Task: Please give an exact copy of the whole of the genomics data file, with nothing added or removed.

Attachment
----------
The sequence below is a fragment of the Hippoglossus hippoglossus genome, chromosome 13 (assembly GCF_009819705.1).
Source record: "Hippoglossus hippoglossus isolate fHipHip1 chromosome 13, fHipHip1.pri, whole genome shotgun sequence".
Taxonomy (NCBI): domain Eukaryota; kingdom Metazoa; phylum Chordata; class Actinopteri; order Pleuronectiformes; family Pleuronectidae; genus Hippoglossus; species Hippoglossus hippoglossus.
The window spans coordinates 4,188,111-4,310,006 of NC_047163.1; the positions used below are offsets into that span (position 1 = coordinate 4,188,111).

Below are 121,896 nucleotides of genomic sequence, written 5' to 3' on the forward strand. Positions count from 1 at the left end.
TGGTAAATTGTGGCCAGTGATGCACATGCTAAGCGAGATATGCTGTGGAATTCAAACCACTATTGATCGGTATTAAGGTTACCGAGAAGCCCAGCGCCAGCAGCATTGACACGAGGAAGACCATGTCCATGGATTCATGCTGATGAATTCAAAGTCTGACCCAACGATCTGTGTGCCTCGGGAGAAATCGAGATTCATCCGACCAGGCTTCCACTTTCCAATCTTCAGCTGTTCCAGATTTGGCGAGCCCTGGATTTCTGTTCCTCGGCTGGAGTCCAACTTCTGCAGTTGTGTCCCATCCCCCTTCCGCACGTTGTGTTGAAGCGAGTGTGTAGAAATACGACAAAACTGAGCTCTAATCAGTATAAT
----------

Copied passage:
The sequence below is a fragment of the Hippoglossus hippoglossus genome, chromosome 13 (assembly GCF_009819705.1).
Source record: "Hippoglossus hippoglossus isolate fHipHip1 chromosome 13, fHipHip1.pri, whole genome shotgun sequence".
Taxonomy (NCBI): domain Eukaryota; kingdom Metazoa; phylum Chordata; class Actinopteri; order Pleuronectiformes; family Pleuronectidae; genus Hippoglossus; species Hippoglossus hippoglossus.
The window spans coordinates 4,188,111-4,310,006 of NC_047163.1; the positions used below are offsets into that span (position 1 = coordinate 4,188,111).

Below are 121,896 nucleotides of genomic sequence, written 5' to 3' on the forward strand. Positions count from 1 at the left end.
TGGTAAATTGTGGCCAGTGATGCACATGCTAAGCGAGATATGCTGTGGAATTCAAACCACTATTGATCGGTATTAAGGTTACCGAGAAGCCCAGCGCCAGCAGCATTGACACGAGGAAGACCATGTCCATGGATTCATGCTGATGAATTCAAAGTCTGACCCAACGATCTGTGTGCCTCGGGAGAAATCGAGATTCATCCGACCAGGCTTCCACTTTCCAATCTTCAGCTGTTCCAGATTTGGCGAGCCCTGGATTTCTGTTCCTCGGCTGGAGTCCAACTTCTGCAGTTGTGTCCCATCCCCCTTCCGCACGTTGTGTTGAAGCGAGTGTGTAGAAATACGACAAAACTGAGCTCTAATCAGTATAAT